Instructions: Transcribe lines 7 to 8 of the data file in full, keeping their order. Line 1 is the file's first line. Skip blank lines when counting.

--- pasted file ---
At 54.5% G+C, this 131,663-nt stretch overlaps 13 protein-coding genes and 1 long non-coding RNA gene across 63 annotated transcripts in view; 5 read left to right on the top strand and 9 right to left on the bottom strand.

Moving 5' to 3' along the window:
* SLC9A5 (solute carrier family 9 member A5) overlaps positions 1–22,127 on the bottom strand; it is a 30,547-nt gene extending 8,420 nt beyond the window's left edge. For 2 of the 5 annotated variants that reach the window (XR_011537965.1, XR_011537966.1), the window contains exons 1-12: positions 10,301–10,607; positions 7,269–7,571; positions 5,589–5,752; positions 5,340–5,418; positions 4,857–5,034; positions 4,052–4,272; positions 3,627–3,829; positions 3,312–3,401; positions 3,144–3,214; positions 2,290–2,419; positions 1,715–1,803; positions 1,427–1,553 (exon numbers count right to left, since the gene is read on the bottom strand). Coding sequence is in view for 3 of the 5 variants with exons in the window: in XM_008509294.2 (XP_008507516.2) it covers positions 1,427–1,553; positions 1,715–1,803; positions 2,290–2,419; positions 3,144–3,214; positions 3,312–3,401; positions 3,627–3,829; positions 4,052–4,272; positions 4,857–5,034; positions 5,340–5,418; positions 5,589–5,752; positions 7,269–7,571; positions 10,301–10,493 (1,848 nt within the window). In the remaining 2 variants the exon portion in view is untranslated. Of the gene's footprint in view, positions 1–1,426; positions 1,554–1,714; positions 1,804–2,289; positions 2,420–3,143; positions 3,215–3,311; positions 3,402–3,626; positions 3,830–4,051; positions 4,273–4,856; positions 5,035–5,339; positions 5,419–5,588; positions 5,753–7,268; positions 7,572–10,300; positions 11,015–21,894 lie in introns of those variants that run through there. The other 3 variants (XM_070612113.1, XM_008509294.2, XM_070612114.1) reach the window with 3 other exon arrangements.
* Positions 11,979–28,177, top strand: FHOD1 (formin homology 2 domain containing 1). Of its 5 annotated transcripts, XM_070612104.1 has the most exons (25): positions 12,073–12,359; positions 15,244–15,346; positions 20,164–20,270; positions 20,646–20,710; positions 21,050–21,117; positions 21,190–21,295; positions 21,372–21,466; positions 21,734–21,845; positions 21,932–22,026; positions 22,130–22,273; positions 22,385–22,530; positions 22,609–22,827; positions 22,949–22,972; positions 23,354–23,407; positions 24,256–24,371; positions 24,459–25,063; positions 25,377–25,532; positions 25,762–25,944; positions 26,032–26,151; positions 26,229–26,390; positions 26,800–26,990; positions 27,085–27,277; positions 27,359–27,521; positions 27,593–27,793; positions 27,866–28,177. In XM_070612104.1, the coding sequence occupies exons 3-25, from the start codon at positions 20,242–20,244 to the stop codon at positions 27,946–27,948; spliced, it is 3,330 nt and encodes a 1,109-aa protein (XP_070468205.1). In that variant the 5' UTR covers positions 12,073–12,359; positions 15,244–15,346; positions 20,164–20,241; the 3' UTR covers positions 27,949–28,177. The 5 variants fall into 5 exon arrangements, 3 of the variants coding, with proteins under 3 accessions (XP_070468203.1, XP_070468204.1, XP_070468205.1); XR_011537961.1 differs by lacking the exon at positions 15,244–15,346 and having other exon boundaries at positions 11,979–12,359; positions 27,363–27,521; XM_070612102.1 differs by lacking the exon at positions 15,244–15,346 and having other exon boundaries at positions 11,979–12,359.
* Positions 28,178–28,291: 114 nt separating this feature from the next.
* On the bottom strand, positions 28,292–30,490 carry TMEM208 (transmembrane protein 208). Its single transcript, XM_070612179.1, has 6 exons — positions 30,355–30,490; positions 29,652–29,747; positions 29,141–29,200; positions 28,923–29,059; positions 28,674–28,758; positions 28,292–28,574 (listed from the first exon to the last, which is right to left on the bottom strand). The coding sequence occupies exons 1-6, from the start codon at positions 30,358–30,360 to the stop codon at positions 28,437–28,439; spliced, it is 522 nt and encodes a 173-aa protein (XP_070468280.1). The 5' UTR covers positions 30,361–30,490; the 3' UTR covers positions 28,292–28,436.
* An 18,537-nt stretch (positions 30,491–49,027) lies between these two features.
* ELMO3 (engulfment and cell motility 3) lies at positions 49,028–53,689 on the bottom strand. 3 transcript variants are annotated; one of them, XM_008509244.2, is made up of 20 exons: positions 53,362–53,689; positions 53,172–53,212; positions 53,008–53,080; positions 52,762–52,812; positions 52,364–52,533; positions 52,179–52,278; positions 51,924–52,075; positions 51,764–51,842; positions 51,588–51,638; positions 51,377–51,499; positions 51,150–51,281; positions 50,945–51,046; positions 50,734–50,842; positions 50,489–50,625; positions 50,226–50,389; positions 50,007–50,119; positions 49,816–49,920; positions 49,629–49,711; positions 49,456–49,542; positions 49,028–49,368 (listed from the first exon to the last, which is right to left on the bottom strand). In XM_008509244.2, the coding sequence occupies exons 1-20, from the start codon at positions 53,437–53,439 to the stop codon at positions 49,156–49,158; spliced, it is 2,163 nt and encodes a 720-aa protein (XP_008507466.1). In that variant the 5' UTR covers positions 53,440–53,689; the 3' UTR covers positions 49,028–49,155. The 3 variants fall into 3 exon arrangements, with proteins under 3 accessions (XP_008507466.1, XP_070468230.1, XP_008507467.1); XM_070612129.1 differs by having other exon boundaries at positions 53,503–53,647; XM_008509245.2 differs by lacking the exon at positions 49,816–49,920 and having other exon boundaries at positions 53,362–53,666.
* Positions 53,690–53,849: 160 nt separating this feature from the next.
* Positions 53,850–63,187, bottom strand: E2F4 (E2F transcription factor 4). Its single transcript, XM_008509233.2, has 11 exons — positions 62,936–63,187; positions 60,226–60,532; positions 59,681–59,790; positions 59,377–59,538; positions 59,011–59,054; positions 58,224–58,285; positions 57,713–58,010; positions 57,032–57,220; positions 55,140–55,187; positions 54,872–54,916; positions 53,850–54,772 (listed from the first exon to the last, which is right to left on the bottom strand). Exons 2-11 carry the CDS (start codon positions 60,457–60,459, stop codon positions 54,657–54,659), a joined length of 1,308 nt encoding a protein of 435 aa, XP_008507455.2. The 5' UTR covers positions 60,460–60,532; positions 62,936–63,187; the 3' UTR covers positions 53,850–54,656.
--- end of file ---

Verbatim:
* An 18,537-nt stretch (positions 30,491–49,027) lies between these two features.
* ELMO3 (engulfment and cell motility 3) lies at positions 49,028–53,689 on the bottom strand. 3 transcript variants are annotated; one of them, XM_008509244.2, is made up of 20 exons: positions 53,362–53,689; positions 53,172–53,212; positions 53,008–53,080; positions 52,762–52,812; positions 52,364–52,533; positions 52,179–52,278; positions 51,924–52,075; positions 51,764–51,842; positions 51,588–51,638; positions 51,377–51,499; positions 51,150–51,281; positions 50,945–51,046; positions 50,734–50,842; positions 50,489–50,625; positions 50,226–50,389; positions 50,007–50,119; positions 49,816–49,920; positions 49,629–49,711; positions 49,456–49,542; positions 49,028–49,368 (listed from the first exon to the last, which is right to left on the bottom strand). In XM_008509244.2, the coding sequence occupies exons 1-20, from the start codon at positions 53,437–53,439 to the stop codon at positions 49,156–49,158; spliced, it is 2,163 nt and encodes a 720-aa protein (XP_008507466.1). In that variant the 5' UTR covers positions 53,440–53,689; the 3' UTR covers positions 49,028–49,155. The 3 variants fall into 3 exon arrangements, with proteins under 3 accessions (XP_008507466.1, XP_070468230.1, XP_008507467.1); XM_070612129.1 differs by having other exon boundaries at positions 53,503–53,647; XM_008509245.2 differs by lacking the exon at positions 49,816–49,920 and having other exon boundaries at positions 53,362–53,666.